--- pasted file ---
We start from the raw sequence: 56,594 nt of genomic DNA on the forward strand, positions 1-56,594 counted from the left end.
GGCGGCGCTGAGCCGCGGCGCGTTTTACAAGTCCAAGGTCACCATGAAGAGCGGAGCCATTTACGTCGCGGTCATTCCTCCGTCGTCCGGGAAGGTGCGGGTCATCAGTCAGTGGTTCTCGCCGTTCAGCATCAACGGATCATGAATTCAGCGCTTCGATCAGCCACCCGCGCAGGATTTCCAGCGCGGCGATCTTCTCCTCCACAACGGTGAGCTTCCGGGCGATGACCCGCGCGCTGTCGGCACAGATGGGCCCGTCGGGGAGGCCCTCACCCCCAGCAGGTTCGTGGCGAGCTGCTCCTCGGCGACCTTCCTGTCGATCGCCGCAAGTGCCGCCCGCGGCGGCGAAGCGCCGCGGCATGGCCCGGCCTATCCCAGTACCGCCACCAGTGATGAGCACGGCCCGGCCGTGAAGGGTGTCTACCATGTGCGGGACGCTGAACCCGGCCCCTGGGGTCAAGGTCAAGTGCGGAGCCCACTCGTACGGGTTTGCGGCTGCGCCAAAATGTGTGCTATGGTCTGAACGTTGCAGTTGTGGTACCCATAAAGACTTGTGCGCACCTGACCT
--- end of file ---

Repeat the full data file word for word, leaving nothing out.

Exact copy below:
We start from the raw sequence: 56,594 nt of genomic DNA on the forward strand, positions 1-56,594 counted from the left end.
GGCGGCGCTGAGCCGCGGCGCGTTTTACAAGTCCAAGGTCACCATGAAGAGCGGAGCCATTTACGTCGCGGTCATTCCTCCGTCGTCCGGGAAGGTGCGGGTCATCAGTCAGTGGTTCTCGCCGTTCAGCATCAACGGATCATGAATTCAGCGCTTCGATCAGCCACCCGCGCAGGATTTCCAGCGCGGCGATCTTCTCCTCCACAACGGTGAGCTTCCGGGCGATGACCCGCGCGCTGTCGGCACAGATGGGCCCGTCGGGGAGGCCCTCACCCCCAGCAGGTTCGTGGCGAGCTGCTCCTCGGCGACCTTCCTGTCGATCGCCGCAAGTGCCGCCCGCGGCGGCGAAGCGCCGCGGCATGGCCCGGCCTATCCCAGTACCGCCACCAGTGATGAGCACGGCCCGGCCGTGAAGGGTGTCTACCATGTGCGGGACGCTGAACCCGGCCCCTGGGGTCAAGGTCAAGTGCGGAGCCCACTCGTACGGGTTTGCGGCTGCGCCAAAATGTGTGCTATGGTCTGAACGTTGCAGTTGTGGTACCCATAAAGACTTGTGCGCACCTGACCT